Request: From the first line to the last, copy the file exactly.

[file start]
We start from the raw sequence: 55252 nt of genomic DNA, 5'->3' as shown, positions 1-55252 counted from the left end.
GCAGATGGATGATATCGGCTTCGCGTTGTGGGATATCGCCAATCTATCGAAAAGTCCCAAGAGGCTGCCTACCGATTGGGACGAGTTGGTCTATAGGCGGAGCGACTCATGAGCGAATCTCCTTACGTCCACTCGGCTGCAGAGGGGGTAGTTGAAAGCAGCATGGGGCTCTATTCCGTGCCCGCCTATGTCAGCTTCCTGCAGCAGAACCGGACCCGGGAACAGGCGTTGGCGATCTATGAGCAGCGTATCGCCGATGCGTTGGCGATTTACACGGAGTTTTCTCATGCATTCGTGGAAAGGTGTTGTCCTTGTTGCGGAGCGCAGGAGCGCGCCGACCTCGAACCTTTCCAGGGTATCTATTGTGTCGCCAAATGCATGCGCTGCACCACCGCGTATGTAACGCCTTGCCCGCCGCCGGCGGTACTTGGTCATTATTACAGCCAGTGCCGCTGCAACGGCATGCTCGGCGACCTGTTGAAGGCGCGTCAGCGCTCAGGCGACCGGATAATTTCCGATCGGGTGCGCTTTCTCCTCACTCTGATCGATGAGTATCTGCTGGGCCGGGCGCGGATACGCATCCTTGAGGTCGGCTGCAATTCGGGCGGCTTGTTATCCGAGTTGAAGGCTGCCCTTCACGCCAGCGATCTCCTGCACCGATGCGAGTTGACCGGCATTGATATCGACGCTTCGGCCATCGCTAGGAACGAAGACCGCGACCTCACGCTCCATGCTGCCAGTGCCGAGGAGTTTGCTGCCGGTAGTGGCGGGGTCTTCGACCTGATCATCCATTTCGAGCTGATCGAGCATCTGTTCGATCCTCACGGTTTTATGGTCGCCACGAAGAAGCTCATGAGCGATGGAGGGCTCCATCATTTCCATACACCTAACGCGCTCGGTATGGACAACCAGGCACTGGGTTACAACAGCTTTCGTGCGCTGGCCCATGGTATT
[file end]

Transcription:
We start from the raw sequence: 55252 nt of genomic DNA, 5'->3' as shown, positions 1-55252 counted from the left end.
GCAGATGGATGATATCGGCTTCGCGTTGTGGGATATCGCCAATCTATCGAAAAGTCCCAAGAGGCTGCCTACCGATTGGGACGAGTTGGTCTATAGGCGGAGCGACTCATGAGCGAATCTCCTTACGTCCACTCGGCTGCAGAGGGGGTAGTTGAAAGCAGCATGGGGCTCTATTCCGTGCCCGCCTATGTCAGCTTCCTGCAGCAGAACCGGACCCGGGAACAGGCGTTGGCGATCTATGAGCAGCGTATCGCCGATGCGTTGGCGATTTACACGGAGTTTTCTCATGCATTCGTGGAAAGGTGTTGTCCTTGTTGCGGAGCGCAGGAGCGCGCCGACCTCGAACCTTTCCAGGGTATCTATTGTGTCGCCAAATGCATGCGCTGCACCACCGCGTATGTAACGCCTTGCCCGCCGCCGGCGGTACTTGGTCATTATTACAGCCAGTGCCGCTGCAACGGCATGCTCGGCGACCTGTTGAAGGCGCGTCAGCGCTCAGGCGACCGGATAATTTCCGATCGGGTGCGCTTTCTCCTCACTCTGATCGATGAGTATCTGCTGGGCCGGGCGCGGATACGCATCCTTGAGGTCGGCTGCAATTCGGGCGGCTTGTTATCCGAGTTGAAGGCTGCCCTTCACGCCAGCGATCTCCTGCACCGATGCGAGTTGACCGGCATTGATATCGACGCTTCGGCCATCGCTAGGAACGAAGACCGCGACCTCACGCTCCATGCTGCCAGTGCCGAGGAGTTTGCTGCCGGTAGTGGCGGGGTCTTCGACCTGATCATCCATTTCGAGCTGATCGAGCATCTGTTCGATCCTCACGGTTTTATGGTCGCCACGAAGAAGCTCATGAGCGATGGAGGGCTCCATCATTTCCATACACCTAACGCGCTCGGTATGGACAACCAGGCACTGGGTTACAACAGCTTTCGTGCGCTGGCCCATGGTATT